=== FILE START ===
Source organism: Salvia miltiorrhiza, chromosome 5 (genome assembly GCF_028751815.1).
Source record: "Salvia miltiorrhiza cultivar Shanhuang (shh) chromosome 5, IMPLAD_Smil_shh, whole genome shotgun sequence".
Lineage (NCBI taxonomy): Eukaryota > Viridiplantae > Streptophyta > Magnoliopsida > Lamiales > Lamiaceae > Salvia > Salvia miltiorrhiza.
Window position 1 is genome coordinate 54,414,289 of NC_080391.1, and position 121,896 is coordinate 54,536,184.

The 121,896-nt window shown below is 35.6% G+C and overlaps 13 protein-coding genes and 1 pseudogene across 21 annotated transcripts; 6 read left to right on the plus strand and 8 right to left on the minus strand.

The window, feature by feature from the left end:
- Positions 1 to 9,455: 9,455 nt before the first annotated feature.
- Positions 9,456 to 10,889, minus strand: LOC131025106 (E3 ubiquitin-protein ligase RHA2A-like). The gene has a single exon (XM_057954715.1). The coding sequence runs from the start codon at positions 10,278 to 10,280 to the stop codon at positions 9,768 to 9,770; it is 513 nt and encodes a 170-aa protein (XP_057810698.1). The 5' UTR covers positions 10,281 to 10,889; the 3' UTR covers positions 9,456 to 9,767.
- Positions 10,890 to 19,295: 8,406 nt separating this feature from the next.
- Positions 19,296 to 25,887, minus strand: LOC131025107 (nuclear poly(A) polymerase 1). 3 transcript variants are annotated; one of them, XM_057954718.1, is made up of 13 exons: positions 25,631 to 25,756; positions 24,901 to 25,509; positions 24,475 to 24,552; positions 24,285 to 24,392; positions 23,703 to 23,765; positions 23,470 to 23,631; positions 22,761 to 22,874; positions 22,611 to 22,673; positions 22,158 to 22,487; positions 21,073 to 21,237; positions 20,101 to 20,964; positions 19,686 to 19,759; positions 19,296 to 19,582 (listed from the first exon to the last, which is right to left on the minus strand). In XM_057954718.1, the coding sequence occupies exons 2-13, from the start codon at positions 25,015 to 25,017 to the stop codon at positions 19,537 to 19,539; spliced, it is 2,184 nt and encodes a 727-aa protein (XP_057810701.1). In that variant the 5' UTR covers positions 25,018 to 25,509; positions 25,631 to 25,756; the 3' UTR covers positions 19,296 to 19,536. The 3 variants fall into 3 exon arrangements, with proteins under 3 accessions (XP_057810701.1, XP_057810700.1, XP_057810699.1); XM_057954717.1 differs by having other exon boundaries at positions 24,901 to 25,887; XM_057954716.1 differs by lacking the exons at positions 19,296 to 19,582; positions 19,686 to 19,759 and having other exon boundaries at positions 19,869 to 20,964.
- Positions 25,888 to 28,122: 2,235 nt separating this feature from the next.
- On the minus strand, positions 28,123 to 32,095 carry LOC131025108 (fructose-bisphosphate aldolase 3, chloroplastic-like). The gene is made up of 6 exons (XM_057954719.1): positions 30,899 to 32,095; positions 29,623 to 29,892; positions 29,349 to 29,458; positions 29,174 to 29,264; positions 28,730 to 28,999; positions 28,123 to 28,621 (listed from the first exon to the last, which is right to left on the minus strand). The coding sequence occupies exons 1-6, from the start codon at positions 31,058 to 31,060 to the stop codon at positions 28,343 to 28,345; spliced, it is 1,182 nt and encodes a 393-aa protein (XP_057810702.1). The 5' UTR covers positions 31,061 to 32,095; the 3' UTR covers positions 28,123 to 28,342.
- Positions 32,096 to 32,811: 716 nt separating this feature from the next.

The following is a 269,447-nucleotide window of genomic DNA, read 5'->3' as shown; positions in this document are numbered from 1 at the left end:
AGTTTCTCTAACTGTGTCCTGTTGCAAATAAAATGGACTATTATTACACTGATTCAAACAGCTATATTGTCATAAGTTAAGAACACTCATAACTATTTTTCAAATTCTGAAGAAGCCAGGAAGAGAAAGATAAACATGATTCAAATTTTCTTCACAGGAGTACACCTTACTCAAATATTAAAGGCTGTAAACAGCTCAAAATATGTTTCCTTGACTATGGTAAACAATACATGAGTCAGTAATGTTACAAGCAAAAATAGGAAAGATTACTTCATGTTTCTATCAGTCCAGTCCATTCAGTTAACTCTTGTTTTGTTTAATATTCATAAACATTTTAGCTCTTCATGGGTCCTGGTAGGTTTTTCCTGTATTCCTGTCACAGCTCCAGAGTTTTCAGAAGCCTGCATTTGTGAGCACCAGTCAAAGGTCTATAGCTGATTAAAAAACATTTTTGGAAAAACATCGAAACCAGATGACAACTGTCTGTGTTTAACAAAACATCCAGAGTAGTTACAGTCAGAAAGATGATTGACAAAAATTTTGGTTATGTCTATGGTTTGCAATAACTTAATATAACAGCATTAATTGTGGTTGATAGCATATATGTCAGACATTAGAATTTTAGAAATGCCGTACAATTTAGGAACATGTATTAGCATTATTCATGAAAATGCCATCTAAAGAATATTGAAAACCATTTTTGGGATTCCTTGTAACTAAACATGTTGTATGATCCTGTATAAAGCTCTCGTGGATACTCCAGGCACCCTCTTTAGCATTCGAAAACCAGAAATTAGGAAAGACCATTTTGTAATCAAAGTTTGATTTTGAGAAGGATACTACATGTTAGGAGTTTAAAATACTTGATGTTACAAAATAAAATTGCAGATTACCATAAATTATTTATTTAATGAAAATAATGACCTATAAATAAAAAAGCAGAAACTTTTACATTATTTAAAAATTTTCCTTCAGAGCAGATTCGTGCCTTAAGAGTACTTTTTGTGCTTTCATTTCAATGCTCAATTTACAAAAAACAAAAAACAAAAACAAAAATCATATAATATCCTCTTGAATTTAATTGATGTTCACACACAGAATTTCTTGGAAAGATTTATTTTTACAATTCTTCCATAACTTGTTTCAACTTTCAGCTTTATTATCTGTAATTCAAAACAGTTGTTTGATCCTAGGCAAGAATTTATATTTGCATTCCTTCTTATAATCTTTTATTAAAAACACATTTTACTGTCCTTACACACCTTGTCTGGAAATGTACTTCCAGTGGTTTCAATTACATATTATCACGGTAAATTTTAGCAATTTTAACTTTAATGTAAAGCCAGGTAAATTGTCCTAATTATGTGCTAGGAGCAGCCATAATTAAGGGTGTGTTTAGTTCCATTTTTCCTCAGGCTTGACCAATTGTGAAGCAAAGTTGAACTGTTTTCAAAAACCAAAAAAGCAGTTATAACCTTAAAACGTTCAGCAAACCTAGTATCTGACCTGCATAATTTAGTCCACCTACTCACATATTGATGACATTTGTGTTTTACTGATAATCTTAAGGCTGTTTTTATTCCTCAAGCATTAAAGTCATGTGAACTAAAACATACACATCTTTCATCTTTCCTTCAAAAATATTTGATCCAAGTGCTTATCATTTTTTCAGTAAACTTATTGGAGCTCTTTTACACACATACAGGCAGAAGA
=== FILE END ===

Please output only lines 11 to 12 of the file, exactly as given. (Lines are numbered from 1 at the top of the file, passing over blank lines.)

- Positions 25,888 to 28,122: 2,235 nt separating this feature from the next.
- On the minus strand, positions 28,123 to 32,095 carry LOC131025108 (fructose-bisphosphate aldolase 3, chloroplastic-like). The gene is made up of 6 exons (XM_057954719.1): positions 30,899 to 32,095; positions 29,623 to 29,892; positions 29,349 to 29,458; positions 29,174 to 29,264; positions 28,730 to 28,999; positions 28,123 to 28,621 (listed from the first exon to the last, which is right to left on the minus strand). The coding sequence occupies exons 1-6, from the start codon at positions 31,058 to 31,060 to the stop codon at positions 28,343 to 28,345; spliced, it is 1,182 nt and encodes a 393-aa protein (XP_057810702.1). The 5' UTR covers positions 31,061 to 32,095; the 3' UTR covers positions 28,123 to 28,342.